I had previously cooked five mild Hatch chiles in butter after julienning and cleaning them. I had tasted the chiles at that point and found them spicier than I expected with a flavor like a green bell pepper (but with heat). I soaked about one chile's worth of strips in heavy cream in the refrigerator for a full day - hoping to infuse the chile flavor into the cream. This works extremely well with citrus zest and vanilla, so I thought I'd try it.
After the chile had soaked in the cream for a day, I started to prepare for the truffle making. I started cutting 500 g dark chocolate for the ganache, but that soon tired me out. I tried running the chocolate through my blender, but that failed (the chocolate block just jumps around). My large food processor was packed up still and the small one I had available didn't have a shredding disc, so I skipped trying that. Normally, when I make truffles, I don't melt the chocolate - letting the cream do that, but that only works if you chop the chocolate very fine. I roughly chopped up the rest of the chocolate, poured it all in a large metal bowl, and fashioned at double boiler by setting that on top of a saucepan with some water.
Gently heating the chocolate, I gradually allowed it to melt. Once all the little pieces were melted and the larger chunks had softened, I removed the bowl from the heat.
After stirring for a bit, the chocolate was smooth as silk.
Meanwhile, I tasted the cream and could barely detect a hint of the Hatch chiles. Odd, since I thought the chiles tasted fairly strong a couple days before. I decided to puree some of the chiles directly into the cream.
Blending the cream was a mistake (but easily repairable). It only blended for a few seconds and then it stopped moving. I took a look inside the blender's carafe and discovered I had whipped the cream to stiff peaks. I scooped it out into a small saucepan to melt - it really looked like Hatch chile ice cream. At this point, I thought "why didn't I decide to make Hatch chile ice cream instead?". Too late - I gently heated the whipped cream until it melted.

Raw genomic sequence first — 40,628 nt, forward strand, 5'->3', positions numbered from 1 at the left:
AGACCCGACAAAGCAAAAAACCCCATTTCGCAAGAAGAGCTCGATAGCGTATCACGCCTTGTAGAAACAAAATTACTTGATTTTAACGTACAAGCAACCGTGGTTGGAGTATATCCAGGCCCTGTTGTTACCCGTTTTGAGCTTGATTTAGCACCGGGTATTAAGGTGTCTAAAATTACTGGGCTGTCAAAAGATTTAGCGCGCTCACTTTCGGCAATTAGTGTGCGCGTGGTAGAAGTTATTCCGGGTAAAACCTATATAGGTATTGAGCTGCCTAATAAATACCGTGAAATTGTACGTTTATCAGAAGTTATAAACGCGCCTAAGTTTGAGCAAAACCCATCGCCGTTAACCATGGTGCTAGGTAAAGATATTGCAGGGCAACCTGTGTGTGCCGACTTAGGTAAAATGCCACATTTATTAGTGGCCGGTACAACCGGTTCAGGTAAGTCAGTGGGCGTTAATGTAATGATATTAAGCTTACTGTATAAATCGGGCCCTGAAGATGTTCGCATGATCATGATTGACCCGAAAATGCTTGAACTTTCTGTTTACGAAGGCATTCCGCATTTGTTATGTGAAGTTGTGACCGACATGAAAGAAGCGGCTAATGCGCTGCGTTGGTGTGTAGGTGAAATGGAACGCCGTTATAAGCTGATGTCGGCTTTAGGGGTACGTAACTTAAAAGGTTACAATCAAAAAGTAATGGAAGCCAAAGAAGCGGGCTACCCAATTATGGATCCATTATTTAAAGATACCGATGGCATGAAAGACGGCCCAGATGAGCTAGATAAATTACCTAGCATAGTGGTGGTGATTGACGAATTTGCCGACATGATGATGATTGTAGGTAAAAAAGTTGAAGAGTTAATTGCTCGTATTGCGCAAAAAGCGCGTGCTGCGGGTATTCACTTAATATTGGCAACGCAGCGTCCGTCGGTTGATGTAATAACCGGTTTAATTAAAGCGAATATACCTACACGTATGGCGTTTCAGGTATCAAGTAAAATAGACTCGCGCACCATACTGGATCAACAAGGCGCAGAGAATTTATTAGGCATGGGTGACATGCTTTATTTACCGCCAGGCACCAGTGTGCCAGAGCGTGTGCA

It still wasn't flavorful enough, so I kept adding more chiles and blending (since it was warm/hot the cream didn't set up like before). I wanted the truffles to be subtly flavored, but I was also concerned that the other people at the potluck would have eaten a whole meal based around Hatch chiles so they might not taste the chile if it was too subtle. In the end, I pureed all of the chiles that I had into the cream.
After scalding the cream, I let it cool for a few minutes, then poured it through a fine sieve to keep any Hatch chile bits out (the skin is notoriously chewy) and ensure the ganache would be uniform and finely textured.
I stirred the cream into the chocolate while chanting "don't seize, don't seize, don't seize". It's been a while since I've practiced confectionery and this is the first time I've worked with chocolate in this particular kitchen (which is at a higher altitude, higher temperature, and high humidity than where I cooked for my whole life) - so there was a certain amount of fear that it wouldn't come together.
I set aside the solids that were strained out (and mixed it with some spices and seasoning into ricotta cheese to use for a cheese and cracker appetizer).
Once I had mixed the ganache until it was smooth, I poured it into two bowls to chill for a couple hours in the refrigerator. (I tried it after an hour and it was too sticky to work with, so I slipped it back into the fridge and chilled.)
Using a disher, I scooped out "balls" of ganache (it was more like clumps) onto a large sheet of parchment paper. I normally work on Silpats, but they're still packed up.